D a s h v. Mayweather et al D o c . 36 IN THE UNITED STATES DISTRICT COURT F O R THE DISTRICT OF SOUTH CAROLINA C O L U M B IA DIVISION A n th o n y Lawrence Dash P l a in tif f , vs. F loyd Mayweather, Jr.; Mayweather P r o m o t io n s ; Mayweather Promotions, L L C ; Philthy Rich Records; World W re s tlin g Entertainment, Inc., D e f e n d a n ts . ) ) ) ) ) ) ) ) ) ) ) ) ) C / A No.: 3:10-1036-JFA ORDER P la in tif f Anthony Dash seeks damages for copyright infringement from a variety of d e f en d a n ts allegedly involved in the broadcast of a copyrighted music track in connection w ith two professional wrestling events. This matter is before the court on the separate m o tio n s to dismiss for lack of personal jurisdiction (ECF Nos. 22, 24) by defendants World W re stlin g Entertainment, Inc. ("WWE"), and Mayweather Promotions and Mayweather P r o m o tio n s , LLC (both collectively, the "Promoters"). The motions have been fully briefed a n d the court heard oral argument at a August 13, 2010 hearing, where the matter was taken u n d e r advisement. This order sets forth the rulings of the court and, for reasons set forth b e l o w , denies both motions. I. F a c ts O n March 30, 2008, Floyd Mayweather, Jr. entered an Orlando, Florida arena hosting W re stle M a n ia 24 to the song "Yep," a composition that Dash contends violates his copyright Dockets.Justia.com in a musical track entitled "TONY GUNZ BEAT." WrestleMania 24 took place before a live a u d ie n c e of 75,000 and a pay-per-view and television audience of over one million. Dash re p re se n ts that untold numbers of WWE enthusiasts and Mayweather fans have purchased t h e Wrestlemania 24 DVD, and viewed clips of Yep on YouTube.com. Dash alleges that W restleM an ia 24 was advertised and broadcast in South Carolina, and purchased on pay-perv ie w by South Carolina residents. Dash also alleges that South Carolina consumers have p u rc h a se d WrestleMania 24 DVDs at brick-and-mortar retail stores in South Carolina as well a s online stores (in which case the DVDs were shipped to South Carolina). On August 24, 2009, Mayweather guest-hosted a WWE event entitled "RAW" in N e v a d a, at which Yep again accompanied Mayweather's entrance to the arena. Dash alleges th a t RAW, and the infringing content therein, was advertised, broadcast, consumed on payp e r-v ie w , and purchased on DVD by residents of South Carolina in South Carolina. D a sh filed suit in the United States District Court for the District of South Carolina a g a in s t Mayweather; the Promoters; Philthy Rich Records; and WWE on April 26, 2010, for b re a ch of his copyright in TONY GUNZ BEAT. The Promoters and WWE thereafter filed sep ara te motions to dismiss for lack of personal jurisdiction. Fed. R. Civ. P. 12(b)(2). II. S ta n d a rd of Review W h e re the court "addresses the question [of personal jurisdiction] on the basis only o f motion papers, supporting legal memoranda and the relevant allegations of a complaint, th e burden on the plaintiff is simply to make a prima facie showing of a sufficient 2 ju ris d ic tio n a l basis in order to survive the jurisdictional challenge." Combs v. Bakker, 886 F .2 d 673, 676 (4th Cir. 1989). In assessing whether the plaintiff has met his burden, "the d is tric t court must draw all reasonable inferences from the proof, and resolve all factual d ispu tes, in the plaintiff's favor." Mylan Lab., Inc. v. Akzo, N.V., 2 F.3d 56 (4th Cir. 1993). " If the existence of jurisdiction turns on disputed factual questions the court may resolve the c h a lle n g e on the basis of a separate evidentiary hearing, or may defer ruling pending receipt a t trial of evidence relevant to the jurisdictional question." Combs, 886 F.2d at 676. As the c o u rt received no evidence at the August 13, 2010 hearing, only receiving argument on the b rie f s and affidavits attached thereto, the court must determine if Dash has established a p rim a facie case--subject to being proved at trial--of personal jurisdiction as to each d e f e n d a n t challenging this court's jurisdiction over it. III. Law A federal court may exercise person jurisdiction over a "foreign corporation if such ju ris d ic tio n is authorized by the long-arm statute of the state in which it sits and application o f the long-arm statute is consistent with the due process clause of the Fourteenth A m en d m en t." Consult. Eng'rs Corp. v. Geometric Ltd., 561 F.3d 273, 277 (4th Cir. 2009); F e d . R. Civ. P. 4(k)(1)(A). Because South Carolina courts have consistently construed the S o u th Carolina long-arm statute to extend to the outer reaches of the Fourteenth Amendment, th e court's statutory inquiry mergers with its constitutional inquiry. See Cockrell v. Hillerich & Bradsby Co., 491, 611 S.E.2d 505, 508 (S.C. 2005); see also Geometric, 561 F.3d at 277. 3 T he Fourteenth Amendment requires sufficient "minimum contacts" with the forum such that " m a in te n a n ce of the suit does not offend traditional notions of fair play and substantial j u s t ic e ." Int'l Shoe v. Washington, 326 U.S. 310, 316 (1945). If the defendant's contacts w it h the forum give rise to the basis of the suit, those contacts may provide the basis to e sta b lish what is referred to as specific jurisdiction. In the specific jurisdiction context, m in im u m contacts means: (1) that defendant has purposefully availed itself of the privilege o f conducting activities in the state; (2) that the plaintiff's claims arise out of those activities d ire c ted at the state; and (3) that exercise of the court's jurisdiction over the defendant would b e constitutionally reasonable. Carefirst of Md., Inc. v. Carefirst Pregnancy Centers, Inc., 3 3 4 F.3d 390, 397 (4th Cir. 2003). "If, however, the defendant's contacts with the state are n o t also the basis for the suit, then jurisdiction over the defendant must arise from the d e f en d a n t's general, more persistent, but unrelated contacts with the state." Id. Establishing g e n e ra l jurisdiction requires that the plaintiff show that the defendant's activities in the state a re "continuous and systematic." Helicopteros Nacionales de Columbia, S.A. v. Hall, 466 U .S . 408, 416 (1984). In cases involving intentional torts, Calder v. Jones provides what is commonly re f e rre d to as the "effects test," and which provides guidance in assessing the "purposeful" re q u ire m e n t identified above. 465 U.S. 783 (1984). To establish specific personal ju ris d ic tio n over an alleged tortfeasor, Calder requires that the plaintiff show: (1) the d e f e n d a n t committed an intentional tort; (2) the plaintiff felt the brunt of the harm in the 4 f o ru m , such that the forum can be said to be the focal point of the harm; and (3) the d e f e n d a n t expressly aimed its tortious conduct at the forum, such that the forum can be said t o be the focal point of the tortious activity. Geometric, 561 F.3d 273 at 280. Copyright v io la tio n is a tort, and that tort occurs where the owner of the copyright suffers damage. See B e v e rly Hills Fan Co. v. Royal Sovereign Corp., 21 F.3d 1558, 1570 (Fed. Cir. 1994). This u s u a lly occurs when the tortfeasor sells infringing content in the copyright holder's home s ta te . Id. ("[T]he situs of the injury is the location, or locations, at which the infringing a c tiv ity directly impacts on the interests of the patentee, here the place of the infringing sales in Virginia."). In the intellectual property context, courts generally require a finding that the in f rin g e m e n t was intentional, prior to finding personal jurisdiction. See Costar Group, Inc. v . Loopnet, Inc., 106 F. Supp. 2d 780, 78586 (D. Md. 2000) (collecting cases). IIV. D is c u ss io n A. T h e Promoters' Motion to Dismiss T h e Promoters contend that Dash cannot establish sufficient contacts between the P r o m o t e rs and South Carolina to sustain an exercise of specific jurisdiction over them.1 Dash c o n te n d s specific jurisdiction should obtain here based on Calder v. Jones, 465 U.S. 783. D a sh also relies on Indianapolis Colts v. Metro. Baltimore Football Club Ltd. P'Ship, for the p ro p o s itio n that when an injury in the forum state is to intellectual property or reputation, "[ t]h e defendant ha[s] also`entered' the state in some fashion." 34 F.3d 410, 412 (7th Cir. Dash appears to concede that he cannot establish general jurisdiction over the Promoters in his response to the Promoters' motion to dismiss. 5 1 1 9 9 4 ). In Indianapolis Colts, the Seventh Circuit was faced with the situation where a C a n a d ia n football team in Baltimore was intent on using the name "Baltimore Colts," a name in which the Indianapolis Colts determined it had some interest. The only activity the B a ltim o re team had undertaken in Indiana was the planned broadcast of its games nationally o n cable television. The Seventh Circuit determined that "[b]y choosing a name that might b e found to be confusingly similar to that of the Indianapolis Colts, the defendants assumed th e risk of injuring valuable property located in Indiana" and should be amenable to suit there . Id. at 412. The Colts and Calder decisions rest in large part on the idea that an injury to intellectual property in a forum state accompanied by the sale of media (in Calder a m a g a z in e , in Colts a national cable broadcast) constitutes entry into the forum sufficient to s a tis f y minimum contacts. A common thread running through Colt and Calder is what the S u p re m e Court characterized as "intentional, and allegedly tortious, actions . . . expressly a im e d at [the forum state]." Calder, 465 U.S. at 789. The Supreme Court expressly d if f e re n tia te d the conduct at issue in Calder from "mere untargeted negligence." Id. 1. T h e Effects Test A s stated above, to establish personal jurisdiction pursuant to the effects test in the F o u r th Circuit, a plaintiff must show that (1) the defendant committed an intentional tort; (2) th e plaintiff felt the brunt of the harm in the forum, such that the forum can be said to be the f o c al point of the harm; and (3) the defendant expressly aimed its tortious conduct at the f o ru m , such that the forum can be said to be the focal point of the tortious activity. 6 G e o m e tric, 561 F.3d at 280. Here, the complaint alleges that Mayweather, as a principal in th e Promoter companies, "directed the infringing activities at issue in this case," namely c h o o sin g to play Yep as he entered the two nationally broadcast WWE events, with k n o w led g e of Dash's copyright. (Compl. 2, 25.) The Promoters' affidavit submitted in s u p p o rt of their motion to dismiss declares knowledge of the creation of the recording of Y e p , yet fails to disclaim or deny Mayweather's alleged actions in acting on behalf of the P rom o ters. (Ellerbe Aff., ECF No. 23-1.) More salient, however, are the actions of Leonard E lle rb e , CEO of Mayweather Promotions and authorized representative of Mayweather P r o m o tio n s , LLC, as recounted in the affidavit of Neil Lawi, Vice President of Music at W W E . Lawi indicates that Ellerbe caused Yep to be played at the Florida event and rep rese n ted that Mayweather owned all rights to the song. (Lawi Aff. 56, ECF No. 24-3 at 2.) Specifically, Lawi represents that just prior to WrestleMania 24 "Mayweather's m a n a g er, Leonard Ellerbe, handed me a CD and requested that WWE play the song on that C D in connection with Mayweather's entrance. The song on the CD was a recording of `Y ep .'" (Id.) The court begins its analysis with the finding that copyright infringement is a tort. T h e court also notes that Ellerbe simultaneously proclaims knowledge of the creation of Yep, w h ile failing to disclaim knowledge of the copyrighted track allegedly contained therein. A ls o , while the broadcast of Wrestlemania 24 was directed at a national audience, the to rtio u s broadcast had but a single recipient in a single location. The court finds the 7 a lleg a tio n of knowledge of Dash's copyright (Am. Compl. 25), the Promoter's failure to c h a llen g e or otherwise disclaim such knowledge, and the Promoters' activities as sworn to in the Lawi affidavit, sufficient to establish the requisite showing of intent under Calder. See M a ss e lli & Lane, PC v. Miller & Schuh, PA, No. 99-2440, 215 F.3d 1320, 2000 WL 69110, a t *1 (4th Cir. May 30, 2000) (table) ("The pleadings, affidavits, and other supporting d o c u m e n ts presented to the court are construed in the light most favorable to plaintiff, d ra w in g all inferences and resolving all factual disputes in its favor."). The court also finds th a t the focal point of the alleged tort, and the locus of its injury, was South Carolina. A c co rd in g ly, the court finds that Dash has made the requisite prima facie showing of m in im u m contacts, subject to being proved at trial. 2. C o n s titu t io n a l Reasonableness E v e n where a defendant has purposefully established constitutionally significant c o n ta c ts within the forum state, jurisdiction must also comport with notions of fair play and s u b s ta n tia l justice. Int'l Shoe, 326 U.S. at 320. Factors bearing on this inquiry include the b u rd e n on the defendant of litigating in the forum, the forum's interest in adjudicating the d is p u te , the plaintiff's interest in obtaining convenient and effective relief and the judicial s ys te m 's interest in resolving the dispute. World-Wide Volkswagen Corp. v. Woodson, 444 U .S . 286, 292 (1980). F irs t, the alleged financial resources of the Promoters do not appear to present any g re a t burden to litigating in the South Carolina, and the Promoters have made no showing 8 a s to how litigating in this forum would be "gravely difficulty" such that it would be placed a t a "severe disadvantage in comparison to [their] opponent." CFA Institute v. Institute of C h a rte re d Financial Analysts of India, 551 F.3d 285, 296 (4th Cir. 2009). The court notes th a t the Promoters were able to secure counsel from a large national law firm to represent its in te re sts . See id. Furthermore, the court notes that the "inequity of being haled into a foreign f o ru m is mitigated if it was reasonably foreseeable that the defendant could be subject to suit th e re ," as is the case when a defendant enters the state to infringe another's intellectual p rop erty. Id. (citing Indianapolis Colts, 34 F.3d at 412). A s to prong two, South Carolina has an interest in protecting its citizen's rights, e sp e c ia lly from intentional torts committed by out-of-state actors. Third, Dash has a keen in te re st in obtaining relief in his home state, as opposed to Florida or Nevada. He also has a valid and substantial interest in protecting what property he has from being infringed and is entitled to use the judicial system in South Carolina to protect the same. Id. at 297. A c c o rd in g ly, the court finds that Dash has made a prima facie showing that exercising ju ris d ic tio n would be constitutionally reasonable under the factors set forth above. B. T h e Promoters' Motion to Transfer Venue T h e Promoters have moved, in the alternative, to transfer venue to Nevada. In co n side rin g whether to exercise its discretion to transfer an action, see 28 U.S.C. 1404(a), d is tric t courts evaluate several factors: (1) the ease of access to the sources of proof; (2) the c o n v e n ie n c e of the parties and witnesses; (3) the cost of obtaining the attendance of the 9 w itn e s s e s ; (4) the availability of compulsory process; (5) the possibility of a view by the jury; (6 ) the interest in having local controversies decided at home; and (7) the interests of justice. S e e , e.g., Landers v. Dawson Const. Plant, Ltd., Nos. 98-2709, 98-2763, 1999 WL 991419, a t *2 (4th Cir. Nov. 2, 1999); Selective Ins. Co. v. Schremmer, 465 F. Supp. 2d 524 (D.S.C. 2 0 0 6 ). The Promoters argue that because much of the proof in this case will be driven by w itn e ss testimony and because four of the five defendants, and their records, are located in N e v a d a, the ease of access to sources of proof and the convenience of the defendants and w itn e ss e s weighs heavily in favor of transferring venue to Nevada. Dash contends that he a n d his witnesses are located in South Carolina, as well as the equipment he used to compose T O N Y GUNZ BEAT. He also argues that the interest of having injury to South Carolina in te lle c tu a l property vindicated in South Carolina and the disparity in resources between the p a rtie s weighs in favor of venue remaining in South Carolina. The court agrees with Dash. H is choice of forum is entitled to "significant weight," South Carolina has a substantial in t e re s t in vindicating its citizens' rights as against foreign tortfeasors, and the ease of access to sources of proof does not favor either side. Accordingly, the court declines to exercise its d is c re tio n to transfer the action to Nevada. C. W W E ' s Motion to Dismiss W W E argues that Dash cannot establish either specific or general personal jurisdiction o v e r it in the District of South Carolina. At the hearing on this motion, Dash explicitly a b a n d o n e d any theory of personal jurisdiction over WWE based on Calder v. Jones and its 10 p ro g e n y. Accordingly, this court will assess personal jurisdiction under the traditional fram ew orks. W W E contends that Dash cannot establish specific jurisdiction in South Carolina for a n y copyright infringement that may have occurred through (1) the use of Yep at the Florida o r Nevada events; (2) the national and global broadcasts of those events, through the sale of p a y-p e r-v ie w content or otherwise; or (3) the sale of DVDs throughout the Untied States and th e world. Dash contends that either (2) or (3), or both, of the above should suffice to e sta b lis h specific personal jurisdiction. The relevant standard is detailed above and will not b e repeated in full here. See supra Part III. To establish specific jurisdiction, Dash must s h o w (1) purposeful availment; (2) injury arising form such availment; and (3) constitutional re a s o n a b le n e s s . To establish minimum contacts, Dash must first show that WWE purposefully availed its e lf of the privileges and protections of South Carolina. Factors to consider in purposeful a v a ilm e n t include: (1) whether the defendant maintains offices or agents in the forum state; (2 ) whether the defendant owns property in the forum state; (3) whether the defendant re a ch e d into the forum state to solicit or initiate business; (4) whether the defendant d e lib e ra te ly engaged in significant or long-term business activities in the forum state; (5) w h ethe r the parties contractually agreed that the law of the forum state would govern d is p u te s; (6) whether the defendant made in-person contact with the resident of the forum in the forum state regarding the business relationship; (7) the nature, quality and extent of the 11 p a rtie s' communications about the business being transacted; and (8) whether the p e rf o rm a n c e of contractual duties was to occur within the forum. See Geometric, 561 F.3d a t 278. Dash argues that WWE purposefully availed itself of the privilege of doing business in South Carolina when it entered into pay-per-view contracts with, and sold DVDs of W re s tle m a n ia 24 to, forum residents. Problematically, Dash fails to adequately allege that it was WWE that entered into su c h pay-per-view contracts or meet WWE general counsel James Langham's affidavit indica ting that distribution of pay-per-view content is accomplished through third-party cable a n d satellite providers. Further, the complaint fails to allege that WWE actually sold the i n f r i n g i n g DVDs. Because the complaint fails to properly allege and support contracts b etw ee n WWE and forum residents, the court finds that such conduct cannot support p erso n al jurisdiction. Accordingly, the first question before the court is whether a Delaware c o rp o ra tio n headquartered in Stamford, Connecticut, subjected itself to personal jurisdiction in South Carolina by causing a Florida event containing allegedly infringing content to be b ro a d c a s t globally, including in South Carolina. The court finds that it does not. See, e.g., A n n ie Oakley Enterprises, Inc. v. Sunset Tan Corporate & Consulting, LLC, No. 1:09-cv-72J V B , __F. Supp. 2d__, 2010 WL 1257466, at *11 (N.D. Ind. March 25, 2010) (collecting ca ses that found, as a matter of law, that national television broadcasts cannot support sp e c if ic jurisdiction). The Fourth Circuit has made "clear that technology cannot eviscerate th e constitutional limits on a State's power to exercise jurisdiction over a defendant." ALS 12 S c a n , Inc. v. Digital Service Consultants, Inc., 293 F.3d 707 (4 th Cir. 2002). To do what D a s h proposes would accomplish exactly that. Dash also contends that the sale of DVDs of WrestleMania 24 in retail outlets in S o u th Carolina constitutes sufficient minimum contacts. Dash, in effect, advocates the a p p li c a t io n of a stream of commerce approach to determining purposeful availment. See A s a h i Metal Indus. Co., Ltd. v. Superior Court, 480 U.S. 102 (1986). Badly splintered S u p r e m e Court decisions have cast some fog over the correct standard for evaluating such a n argument. However, several points are clear from the caselaw. The fact that an item or g o o d is sold in a forum, and that it was foreseeable that such a sale would occur, is not and h as never been a sufficient benchmark for personal jurisdiction. Fed. Ins. Co. v. Lake Shore I n c ., 886 F.2d 654, 658 (4th Cir. 1989). "If it were, a `seller of chattels would in effect a p p o in t the chattel his agent for service of process' and his `amenability to suit would travel w ith the chattel.'" Id. (quoting World-Wide Volkswagen, 444 U.S. at 295). What matters is "that the defendant's conduct and connection with the forum State are such that he should re a so n a b ly anticipate being haled into court there." Id. (quoting World-Wide Volkswagen, 4 4 4 U.S. at 297. The Supreme Court has found such circumstances to exist when "a c o rp o ra tio n . . . delivers its products into the stream of commerce with the expectation that th e y will be purchased by consumers in the forum." World-Wide Volkswagen, 444 U.S. at 29798. 13 H e re , WWE's DVDs of WrestleMania 24 did not randomly and fortuitously find their w a y on to the shelves of South Carolina retail establishments. (Am. Compl. 13, ECF No. 7.) W W E is "an integrated media company," registered to do business in South Carolina, and c a u s e d its DVDs to be sold through many of the largest retailers in the country, each with m a n y locations in South Carolina. On these facts, WWE cannot deny that it "delivers its p ro d u c ts into the stream of commerce with the expectation that they will be purchased by c o n su m e rs in [South Carolina]." Lake Shore, 886 F.2d at 658 (quoting World-Wide V o lk sw a g e n , 444 U.S. at 29798.) Accordingly, as the injury to the intellectual property o c c u rr e d when the infringing content was sold in South Carolina, see Beverly Hills Fan Co., 2 1 F.3d at 1570, the requirement that the action arise out of the WWE's activity in the forum is satisfied. The court also finds that it would be reasonable for the court to exercise ju risd ictio n over WWE for the reasons stated in Part IV.A.2 above, as they are equally a p p lic a b le to WWE. The court finds that Dash has made a prima facie case of personal jurisdiction over W W E because WWE purposefully availed itself of the privileges and protections of South C a ro lin a through introducing items in to the stream of commerce with the expectation of s a le s in South Carolina. The court also finds that the injury arose from such contacts, and th a t it would be constitutionally reasonable for this court to exercise jurisdiction over WWE. H o w e v e r, as Dash has only established a prima facie showing of personal jurisdiction, he m u s t still come forward at trial with proof of specific personal jurisdiction. WWE's motion 14 to dismiss is hereby denied. As the court finds specific personal jurisdiction over WWE p ro p e r, it need not address the question of general jurisdiction. IV . C o n c lu s io n B e c au s e the court finds that Dash has made a prima facie showing of specific personal ju risd ictio n as to the Promoters, and because the factors considered in assessing a motion to tr a n s f e r venue do not strongly favor the Promoters, the court hereby denies the Promoters' m o tio n to dismiss, or, in the alternative, transfer venue (ECF No. 22). Also, because the c o u rt finds WWE introduced DVDs of WrestleMania 24 in to the stream of commerce with the expectation that they would be sold in South Carolina, because the DVDs caused injury in South Carolina, and because exercise of jurisdiction over WWE would be constitutionally re a s o n a b le , the court denies WWE's motion to dismiss for lack of personal jurisdiction (ECF N o . 24). Dash now has until October 25, 2010, to serve all unserved parties. IT IS SO ORDERED. A u g u st 25, 2010 C o lu m b ia , South Carolina J o s e p h F. Anderson, Jr. U n ite d States District Judge 15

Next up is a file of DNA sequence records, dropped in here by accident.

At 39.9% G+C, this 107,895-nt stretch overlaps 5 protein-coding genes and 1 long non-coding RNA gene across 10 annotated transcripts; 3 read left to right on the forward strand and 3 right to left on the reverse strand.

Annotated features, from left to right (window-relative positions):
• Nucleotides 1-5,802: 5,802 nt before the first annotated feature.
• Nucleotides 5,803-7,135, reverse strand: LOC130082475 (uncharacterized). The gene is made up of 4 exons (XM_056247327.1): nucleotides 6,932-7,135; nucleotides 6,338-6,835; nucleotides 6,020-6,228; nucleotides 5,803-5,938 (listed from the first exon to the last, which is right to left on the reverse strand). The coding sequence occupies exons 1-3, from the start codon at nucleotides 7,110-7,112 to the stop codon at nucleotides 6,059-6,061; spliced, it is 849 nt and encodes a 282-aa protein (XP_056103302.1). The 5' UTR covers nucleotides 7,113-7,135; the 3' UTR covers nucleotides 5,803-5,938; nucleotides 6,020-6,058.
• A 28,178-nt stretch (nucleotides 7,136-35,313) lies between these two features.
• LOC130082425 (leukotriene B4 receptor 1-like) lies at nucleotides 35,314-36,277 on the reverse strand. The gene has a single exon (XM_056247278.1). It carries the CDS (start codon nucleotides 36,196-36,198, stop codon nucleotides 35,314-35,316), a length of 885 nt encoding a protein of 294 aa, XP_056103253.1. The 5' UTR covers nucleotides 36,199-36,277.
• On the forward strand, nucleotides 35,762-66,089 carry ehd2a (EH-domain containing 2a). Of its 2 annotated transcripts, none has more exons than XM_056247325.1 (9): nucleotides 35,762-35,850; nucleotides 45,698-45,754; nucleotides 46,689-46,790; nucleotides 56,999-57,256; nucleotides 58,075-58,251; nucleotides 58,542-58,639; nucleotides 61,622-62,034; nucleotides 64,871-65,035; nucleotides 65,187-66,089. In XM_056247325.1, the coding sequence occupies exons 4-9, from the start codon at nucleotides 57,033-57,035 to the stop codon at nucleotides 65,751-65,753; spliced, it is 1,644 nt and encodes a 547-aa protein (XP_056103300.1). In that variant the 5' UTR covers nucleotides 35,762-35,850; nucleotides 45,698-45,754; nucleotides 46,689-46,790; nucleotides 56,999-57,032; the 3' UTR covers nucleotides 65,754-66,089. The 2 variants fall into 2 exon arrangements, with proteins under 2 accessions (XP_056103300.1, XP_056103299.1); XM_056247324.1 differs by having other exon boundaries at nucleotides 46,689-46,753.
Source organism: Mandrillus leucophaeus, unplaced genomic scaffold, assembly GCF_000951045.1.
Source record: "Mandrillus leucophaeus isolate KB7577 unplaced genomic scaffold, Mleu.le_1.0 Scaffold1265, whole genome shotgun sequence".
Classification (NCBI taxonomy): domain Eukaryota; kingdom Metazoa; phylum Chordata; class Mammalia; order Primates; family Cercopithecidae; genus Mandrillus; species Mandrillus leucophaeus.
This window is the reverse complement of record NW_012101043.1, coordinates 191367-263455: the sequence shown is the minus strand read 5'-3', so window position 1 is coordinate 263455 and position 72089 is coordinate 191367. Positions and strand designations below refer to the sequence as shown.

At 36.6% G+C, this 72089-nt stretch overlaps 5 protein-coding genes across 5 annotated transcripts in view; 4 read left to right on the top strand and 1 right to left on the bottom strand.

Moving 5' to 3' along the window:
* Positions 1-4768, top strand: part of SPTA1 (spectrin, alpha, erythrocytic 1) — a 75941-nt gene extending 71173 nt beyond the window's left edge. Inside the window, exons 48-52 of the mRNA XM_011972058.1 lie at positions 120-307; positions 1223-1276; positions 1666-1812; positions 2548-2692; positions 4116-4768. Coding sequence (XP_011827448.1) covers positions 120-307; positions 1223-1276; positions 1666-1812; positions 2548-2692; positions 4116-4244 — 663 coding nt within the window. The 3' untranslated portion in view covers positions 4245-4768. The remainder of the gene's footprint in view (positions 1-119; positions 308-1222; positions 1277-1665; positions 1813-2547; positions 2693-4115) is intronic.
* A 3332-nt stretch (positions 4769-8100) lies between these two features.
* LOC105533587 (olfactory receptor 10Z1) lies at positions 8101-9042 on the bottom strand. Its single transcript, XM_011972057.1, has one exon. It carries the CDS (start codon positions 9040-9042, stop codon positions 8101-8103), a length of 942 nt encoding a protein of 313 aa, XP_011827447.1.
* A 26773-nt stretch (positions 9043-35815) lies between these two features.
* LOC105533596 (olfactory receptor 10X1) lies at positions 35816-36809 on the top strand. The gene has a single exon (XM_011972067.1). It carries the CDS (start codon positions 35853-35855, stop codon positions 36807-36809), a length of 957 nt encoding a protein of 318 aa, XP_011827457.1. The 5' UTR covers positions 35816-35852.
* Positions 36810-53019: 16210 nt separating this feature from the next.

Disclaimer: Justia Dockets & Filings provides public litigation records from the federal appellate and district courts. These filings and docket sheets should not be considered findings of fact or liability, nor do they necessarily reflect the view of Justia.

Why Is My Information Online?